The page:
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Republicans accused Democrats of diluting the vote of a member and their constituents. McCarthy suggested that the process would rob “48 million people” of a voice on the House floor.

During an appearance on Fox News, McCarthy argued the gambit endangered “the Constitution to make sure Pelosi has more power.”

Democrats argued the Republicans presented a smokescreen.

“You don’t want us to meet,” charged House Majority Leader Steny Hoyer, D-Md., in a fiery floor speech directed at Republicans.

Hoyer then took a swipe at President Trump.

“And the man who would be king doesn’t want us to meet,” thundered Hoyer. “The men who met in that room in Philadelphia had had enough of kings.”

The Democrats who didn’t attend in person explained why they opted out of coming to Capitol Hill.

“I have an elderly mother, 79 and (with) Alzheimer’s who I have a caregiver for. In concern (for) her health and concern from what we’re hearing from public health officials on limiting travel, I made a decision to allow myself to vote by proxy,” said Rep. Nanette Barragan, D-Calif.

Rep. Filemon Vela, D-Texas, conveyed a similar story.

“My wife has had two heart surgeries and it’s really her health that I’m most concerned with,” said Vela. “And now that we’re allowed to do this by proxy, I would prefer to mitigate that risk.”

Both Barragan and Vela tapped Rep. Ruben Gallego, D-Arizona, to serve as their proxies.

“The key is to make sure you’re in touch with your proxy to make sure that neither of you have technological issues during the process,” said Vela. “And, that they actually follow your instructions.”

Rep. Don Beyer, D-Va., lives only about 15 minutes away from the U.S. Capitol, across the Potomac River in Alexandria, VA. As a result, nine members tapped Beyer to deliver their proxy votes on the floor.

Beyer engineered a system which he described as “triple redundancy” to serve as a colleague’s stand-in on the floor. Those voting by proxy would call Beyer on his House-issued cell phone and tell the Virginia Democrat how they intended to vote. Then those voting in absentia would send an email, from their official House account to Beyer’s official email account. After that, the chief of staff for the absent member would follow up with Beyer’s chief of staff.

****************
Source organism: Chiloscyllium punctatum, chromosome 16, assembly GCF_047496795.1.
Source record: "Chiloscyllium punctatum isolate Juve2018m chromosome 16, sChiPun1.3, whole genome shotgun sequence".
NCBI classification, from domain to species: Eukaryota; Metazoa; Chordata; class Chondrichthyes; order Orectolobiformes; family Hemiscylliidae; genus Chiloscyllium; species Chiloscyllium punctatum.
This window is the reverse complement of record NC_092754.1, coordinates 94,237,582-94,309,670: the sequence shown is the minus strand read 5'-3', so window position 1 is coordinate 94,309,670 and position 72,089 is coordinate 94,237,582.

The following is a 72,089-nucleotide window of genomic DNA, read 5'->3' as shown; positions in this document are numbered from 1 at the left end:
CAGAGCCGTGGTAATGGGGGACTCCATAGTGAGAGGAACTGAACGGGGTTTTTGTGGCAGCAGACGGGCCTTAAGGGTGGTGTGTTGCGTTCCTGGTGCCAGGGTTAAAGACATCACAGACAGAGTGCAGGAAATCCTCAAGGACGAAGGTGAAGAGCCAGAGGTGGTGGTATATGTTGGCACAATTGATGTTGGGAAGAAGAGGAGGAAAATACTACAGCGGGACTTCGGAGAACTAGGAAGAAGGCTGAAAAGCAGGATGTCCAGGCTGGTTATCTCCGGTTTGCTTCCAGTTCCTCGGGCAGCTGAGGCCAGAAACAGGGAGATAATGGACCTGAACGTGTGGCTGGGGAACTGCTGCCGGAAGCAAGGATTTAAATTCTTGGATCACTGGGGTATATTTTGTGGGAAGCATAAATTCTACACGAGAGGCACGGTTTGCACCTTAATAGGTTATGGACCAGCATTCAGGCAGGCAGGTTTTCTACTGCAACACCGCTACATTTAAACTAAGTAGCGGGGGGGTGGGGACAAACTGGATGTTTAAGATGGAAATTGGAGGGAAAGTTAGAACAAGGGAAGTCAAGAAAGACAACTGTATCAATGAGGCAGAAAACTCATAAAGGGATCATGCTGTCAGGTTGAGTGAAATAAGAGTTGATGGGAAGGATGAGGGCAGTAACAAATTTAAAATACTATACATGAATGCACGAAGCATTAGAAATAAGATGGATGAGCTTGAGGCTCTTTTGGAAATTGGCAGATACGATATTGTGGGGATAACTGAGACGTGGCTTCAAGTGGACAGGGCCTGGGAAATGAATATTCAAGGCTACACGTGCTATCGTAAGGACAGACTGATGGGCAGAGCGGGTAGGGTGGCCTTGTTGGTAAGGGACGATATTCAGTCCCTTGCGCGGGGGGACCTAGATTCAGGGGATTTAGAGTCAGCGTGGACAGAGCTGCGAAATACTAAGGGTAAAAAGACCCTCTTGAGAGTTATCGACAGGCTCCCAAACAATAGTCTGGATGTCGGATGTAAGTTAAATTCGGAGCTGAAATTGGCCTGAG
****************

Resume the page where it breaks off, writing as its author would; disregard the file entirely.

Members serving as proxies on the floor must do the bidding of those members back in their districts.

“There’s a relationship of mutual trust,” said Beyer, noting he often dined with one of his proxies and played bridge with another.

Republicans continued to raise hackles as to whether “phoning in” your vote comported with the Constitution. But political scholar Darrell West of the Brookings Institution believes the Founders would have been ok with proxy voting.

“They knew all about disease. There were smallpox infestations in the 18th and 19th centuries. So I think they would understand this is an extraordinary period. A major pandemic where health considerations are paramount,” said West.

Still, Republicans targeted some Democrats who voted by proxy. McCarthy specifically went after Rep. Charlie Crist, D-Fla.

In his letter requesting leave, Crist wrote to Clerk of the House Cheryl Johnson “I am physically unable to attend proceedings.” But then Crist tweeted he planned to attend the SpaceX launch. McCarthy noted that the launch wasn’t even in Crist’s district.

Nor was there any launch. Nor FISA vote.

“Maybe we should have just scrubbed the whole week,” said one House aide.